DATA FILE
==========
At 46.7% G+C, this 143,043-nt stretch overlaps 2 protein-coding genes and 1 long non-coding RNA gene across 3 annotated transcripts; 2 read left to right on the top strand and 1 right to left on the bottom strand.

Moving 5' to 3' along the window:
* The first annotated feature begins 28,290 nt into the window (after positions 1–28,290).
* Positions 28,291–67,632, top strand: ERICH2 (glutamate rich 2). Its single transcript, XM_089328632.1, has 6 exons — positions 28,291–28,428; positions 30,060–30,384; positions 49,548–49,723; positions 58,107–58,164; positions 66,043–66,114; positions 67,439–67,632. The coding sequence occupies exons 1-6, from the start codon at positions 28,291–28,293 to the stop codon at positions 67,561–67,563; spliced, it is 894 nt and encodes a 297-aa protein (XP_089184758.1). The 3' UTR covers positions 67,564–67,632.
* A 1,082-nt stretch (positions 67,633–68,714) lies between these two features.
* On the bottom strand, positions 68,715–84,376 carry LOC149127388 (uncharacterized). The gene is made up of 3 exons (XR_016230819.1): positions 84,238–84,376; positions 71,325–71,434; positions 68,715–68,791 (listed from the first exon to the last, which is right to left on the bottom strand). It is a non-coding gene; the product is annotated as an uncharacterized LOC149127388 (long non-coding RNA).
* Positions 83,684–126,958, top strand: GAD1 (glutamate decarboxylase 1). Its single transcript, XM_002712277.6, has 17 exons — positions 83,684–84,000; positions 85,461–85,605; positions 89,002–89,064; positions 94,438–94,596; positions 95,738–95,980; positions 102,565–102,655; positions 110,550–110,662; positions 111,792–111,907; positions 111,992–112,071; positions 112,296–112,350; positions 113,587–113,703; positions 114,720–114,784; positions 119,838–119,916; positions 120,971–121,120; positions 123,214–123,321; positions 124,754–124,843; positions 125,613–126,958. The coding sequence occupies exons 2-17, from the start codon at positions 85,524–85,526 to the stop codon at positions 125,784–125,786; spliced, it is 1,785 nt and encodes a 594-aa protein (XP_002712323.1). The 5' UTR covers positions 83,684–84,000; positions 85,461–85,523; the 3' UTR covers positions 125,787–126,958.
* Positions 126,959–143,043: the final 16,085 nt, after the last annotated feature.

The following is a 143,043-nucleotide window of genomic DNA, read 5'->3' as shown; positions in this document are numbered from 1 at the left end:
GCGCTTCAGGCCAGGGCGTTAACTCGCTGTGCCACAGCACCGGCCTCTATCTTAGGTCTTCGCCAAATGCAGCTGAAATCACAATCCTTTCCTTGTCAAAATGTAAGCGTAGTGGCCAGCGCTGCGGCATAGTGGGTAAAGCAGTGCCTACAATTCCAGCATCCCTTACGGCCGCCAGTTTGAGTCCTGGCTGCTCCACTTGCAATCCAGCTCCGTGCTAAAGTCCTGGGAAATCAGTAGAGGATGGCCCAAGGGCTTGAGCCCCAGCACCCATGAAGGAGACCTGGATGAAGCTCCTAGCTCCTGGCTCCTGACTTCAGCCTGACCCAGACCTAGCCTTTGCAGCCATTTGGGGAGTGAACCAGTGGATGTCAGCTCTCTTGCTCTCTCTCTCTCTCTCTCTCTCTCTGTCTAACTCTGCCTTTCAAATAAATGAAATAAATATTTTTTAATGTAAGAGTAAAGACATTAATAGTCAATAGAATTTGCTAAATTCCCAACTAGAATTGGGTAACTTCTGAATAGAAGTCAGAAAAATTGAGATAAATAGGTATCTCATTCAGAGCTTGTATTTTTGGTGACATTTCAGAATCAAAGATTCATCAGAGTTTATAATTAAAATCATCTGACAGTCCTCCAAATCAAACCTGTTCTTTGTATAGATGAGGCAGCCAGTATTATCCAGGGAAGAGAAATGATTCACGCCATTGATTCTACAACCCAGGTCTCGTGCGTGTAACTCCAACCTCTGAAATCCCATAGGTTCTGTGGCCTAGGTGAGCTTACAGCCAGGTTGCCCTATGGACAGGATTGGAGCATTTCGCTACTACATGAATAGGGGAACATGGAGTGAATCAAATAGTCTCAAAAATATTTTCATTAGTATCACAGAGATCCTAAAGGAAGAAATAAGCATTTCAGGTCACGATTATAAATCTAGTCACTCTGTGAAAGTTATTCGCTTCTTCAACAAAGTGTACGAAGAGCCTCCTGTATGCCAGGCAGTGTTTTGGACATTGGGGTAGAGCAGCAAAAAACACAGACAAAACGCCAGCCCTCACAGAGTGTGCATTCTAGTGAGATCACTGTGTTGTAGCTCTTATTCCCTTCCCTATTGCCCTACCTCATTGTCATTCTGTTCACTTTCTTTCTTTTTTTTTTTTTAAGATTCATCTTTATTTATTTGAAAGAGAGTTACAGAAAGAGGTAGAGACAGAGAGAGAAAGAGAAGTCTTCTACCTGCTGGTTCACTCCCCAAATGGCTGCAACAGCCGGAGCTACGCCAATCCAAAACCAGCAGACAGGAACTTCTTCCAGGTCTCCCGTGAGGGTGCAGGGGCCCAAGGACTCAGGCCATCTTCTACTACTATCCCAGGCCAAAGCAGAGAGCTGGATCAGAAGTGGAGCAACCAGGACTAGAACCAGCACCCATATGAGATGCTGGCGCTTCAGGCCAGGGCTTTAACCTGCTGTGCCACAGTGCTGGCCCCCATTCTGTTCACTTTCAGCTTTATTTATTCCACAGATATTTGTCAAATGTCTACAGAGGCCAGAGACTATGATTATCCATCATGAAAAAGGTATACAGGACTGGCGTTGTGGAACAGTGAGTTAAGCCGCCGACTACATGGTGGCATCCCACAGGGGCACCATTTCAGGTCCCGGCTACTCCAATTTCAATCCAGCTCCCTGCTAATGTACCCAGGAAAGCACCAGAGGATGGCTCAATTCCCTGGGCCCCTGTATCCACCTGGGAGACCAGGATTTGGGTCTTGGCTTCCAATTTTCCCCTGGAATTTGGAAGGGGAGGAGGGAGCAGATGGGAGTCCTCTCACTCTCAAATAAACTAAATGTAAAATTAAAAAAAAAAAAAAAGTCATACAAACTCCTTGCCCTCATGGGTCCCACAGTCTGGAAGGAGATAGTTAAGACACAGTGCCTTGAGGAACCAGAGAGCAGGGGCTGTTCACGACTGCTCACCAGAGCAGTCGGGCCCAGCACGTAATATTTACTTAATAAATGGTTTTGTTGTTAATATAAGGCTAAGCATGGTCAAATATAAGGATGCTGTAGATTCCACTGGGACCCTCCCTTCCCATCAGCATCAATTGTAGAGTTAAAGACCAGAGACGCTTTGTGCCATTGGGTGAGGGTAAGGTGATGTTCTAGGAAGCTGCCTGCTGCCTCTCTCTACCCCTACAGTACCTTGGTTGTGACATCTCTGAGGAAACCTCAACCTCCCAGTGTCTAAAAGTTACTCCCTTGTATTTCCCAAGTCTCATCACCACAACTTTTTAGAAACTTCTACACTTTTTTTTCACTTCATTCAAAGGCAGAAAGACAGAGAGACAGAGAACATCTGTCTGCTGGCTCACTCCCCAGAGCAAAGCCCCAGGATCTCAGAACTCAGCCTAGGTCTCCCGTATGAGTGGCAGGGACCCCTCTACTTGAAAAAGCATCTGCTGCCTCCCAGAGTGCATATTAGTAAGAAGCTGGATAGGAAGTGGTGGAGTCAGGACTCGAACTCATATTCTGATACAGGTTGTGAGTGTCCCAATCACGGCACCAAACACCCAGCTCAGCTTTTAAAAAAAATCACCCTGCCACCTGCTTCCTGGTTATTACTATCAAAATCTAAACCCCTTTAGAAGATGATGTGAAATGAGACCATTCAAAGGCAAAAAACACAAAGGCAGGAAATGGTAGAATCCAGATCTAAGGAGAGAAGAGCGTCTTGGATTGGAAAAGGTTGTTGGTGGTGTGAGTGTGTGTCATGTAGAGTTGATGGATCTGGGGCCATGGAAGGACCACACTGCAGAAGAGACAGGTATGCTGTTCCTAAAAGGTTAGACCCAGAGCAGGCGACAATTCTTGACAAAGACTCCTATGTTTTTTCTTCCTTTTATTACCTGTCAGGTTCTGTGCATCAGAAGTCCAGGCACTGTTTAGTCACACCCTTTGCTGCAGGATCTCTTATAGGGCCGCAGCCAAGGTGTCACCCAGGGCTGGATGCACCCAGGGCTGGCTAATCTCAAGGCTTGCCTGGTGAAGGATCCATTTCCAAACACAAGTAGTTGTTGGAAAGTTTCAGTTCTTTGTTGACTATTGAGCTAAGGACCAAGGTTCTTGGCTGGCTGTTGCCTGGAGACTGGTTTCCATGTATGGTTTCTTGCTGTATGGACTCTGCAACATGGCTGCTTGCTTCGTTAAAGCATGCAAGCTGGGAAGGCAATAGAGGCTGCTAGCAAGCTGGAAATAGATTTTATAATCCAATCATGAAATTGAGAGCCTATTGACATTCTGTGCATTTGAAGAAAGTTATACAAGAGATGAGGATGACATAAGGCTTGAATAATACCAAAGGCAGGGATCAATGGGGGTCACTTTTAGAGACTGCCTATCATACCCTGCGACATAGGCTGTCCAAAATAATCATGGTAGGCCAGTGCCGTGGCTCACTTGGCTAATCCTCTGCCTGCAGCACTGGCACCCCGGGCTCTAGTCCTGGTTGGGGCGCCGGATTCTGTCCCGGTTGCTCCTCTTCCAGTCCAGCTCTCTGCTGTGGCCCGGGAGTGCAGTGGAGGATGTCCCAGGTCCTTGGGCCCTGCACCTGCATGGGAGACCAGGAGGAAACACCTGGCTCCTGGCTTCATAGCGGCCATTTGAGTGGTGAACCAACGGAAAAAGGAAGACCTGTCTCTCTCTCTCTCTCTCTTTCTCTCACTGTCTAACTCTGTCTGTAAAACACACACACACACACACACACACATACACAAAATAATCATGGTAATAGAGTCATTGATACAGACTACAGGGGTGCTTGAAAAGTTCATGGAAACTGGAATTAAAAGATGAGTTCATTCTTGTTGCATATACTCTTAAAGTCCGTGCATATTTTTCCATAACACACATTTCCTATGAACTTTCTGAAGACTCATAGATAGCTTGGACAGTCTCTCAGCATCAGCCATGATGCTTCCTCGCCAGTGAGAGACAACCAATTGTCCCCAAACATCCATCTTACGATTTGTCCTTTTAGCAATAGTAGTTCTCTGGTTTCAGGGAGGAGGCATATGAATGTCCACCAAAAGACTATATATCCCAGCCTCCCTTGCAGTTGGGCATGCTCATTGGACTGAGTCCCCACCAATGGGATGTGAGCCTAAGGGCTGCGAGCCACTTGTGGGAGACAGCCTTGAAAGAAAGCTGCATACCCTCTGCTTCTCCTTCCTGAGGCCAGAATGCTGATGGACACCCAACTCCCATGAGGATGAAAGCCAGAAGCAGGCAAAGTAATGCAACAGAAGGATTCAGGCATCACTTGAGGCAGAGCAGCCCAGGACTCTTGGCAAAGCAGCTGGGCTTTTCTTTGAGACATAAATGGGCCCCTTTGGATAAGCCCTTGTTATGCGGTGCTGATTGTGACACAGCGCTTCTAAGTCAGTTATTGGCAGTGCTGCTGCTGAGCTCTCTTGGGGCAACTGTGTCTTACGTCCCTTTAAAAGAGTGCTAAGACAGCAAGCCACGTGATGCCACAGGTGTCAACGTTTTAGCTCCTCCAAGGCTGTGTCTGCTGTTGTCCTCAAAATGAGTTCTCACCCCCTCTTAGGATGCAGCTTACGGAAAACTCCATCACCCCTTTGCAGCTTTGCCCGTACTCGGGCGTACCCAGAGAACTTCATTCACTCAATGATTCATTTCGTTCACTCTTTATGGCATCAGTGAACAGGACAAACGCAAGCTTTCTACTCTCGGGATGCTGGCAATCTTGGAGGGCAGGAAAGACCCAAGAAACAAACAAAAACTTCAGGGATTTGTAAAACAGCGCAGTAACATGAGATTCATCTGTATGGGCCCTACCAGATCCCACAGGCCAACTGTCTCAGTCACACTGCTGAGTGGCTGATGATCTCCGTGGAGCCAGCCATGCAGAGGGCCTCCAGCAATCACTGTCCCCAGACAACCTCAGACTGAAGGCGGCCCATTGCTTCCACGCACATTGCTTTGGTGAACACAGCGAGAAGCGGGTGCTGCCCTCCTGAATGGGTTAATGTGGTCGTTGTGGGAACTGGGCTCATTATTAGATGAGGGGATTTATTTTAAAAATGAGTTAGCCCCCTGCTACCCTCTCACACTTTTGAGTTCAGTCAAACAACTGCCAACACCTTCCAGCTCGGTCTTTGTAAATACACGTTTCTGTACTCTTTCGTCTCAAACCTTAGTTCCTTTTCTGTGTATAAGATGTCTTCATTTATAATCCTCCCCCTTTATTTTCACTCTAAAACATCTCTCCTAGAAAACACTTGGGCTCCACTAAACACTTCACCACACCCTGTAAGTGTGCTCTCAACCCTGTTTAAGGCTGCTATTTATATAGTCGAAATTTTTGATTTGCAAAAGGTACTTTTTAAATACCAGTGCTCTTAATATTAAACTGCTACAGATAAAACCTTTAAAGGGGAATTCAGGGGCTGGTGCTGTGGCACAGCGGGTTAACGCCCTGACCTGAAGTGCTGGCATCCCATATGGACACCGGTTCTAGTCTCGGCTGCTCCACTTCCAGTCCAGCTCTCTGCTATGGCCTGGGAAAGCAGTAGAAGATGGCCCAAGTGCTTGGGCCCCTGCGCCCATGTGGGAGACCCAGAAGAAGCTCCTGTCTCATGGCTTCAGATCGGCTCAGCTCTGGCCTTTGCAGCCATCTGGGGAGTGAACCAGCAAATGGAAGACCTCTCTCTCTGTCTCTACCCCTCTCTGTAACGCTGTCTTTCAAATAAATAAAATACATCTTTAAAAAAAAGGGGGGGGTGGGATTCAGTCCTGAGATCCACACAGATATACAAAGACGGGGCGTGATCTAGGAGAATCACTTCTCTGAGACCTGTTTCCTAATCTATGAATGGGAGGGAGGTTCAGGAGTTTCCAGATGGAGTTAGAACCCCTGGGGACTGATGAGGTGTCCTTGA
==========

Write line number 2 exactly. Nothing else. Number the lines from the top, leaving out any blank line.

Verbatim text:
Moving 5' to 3' along the window: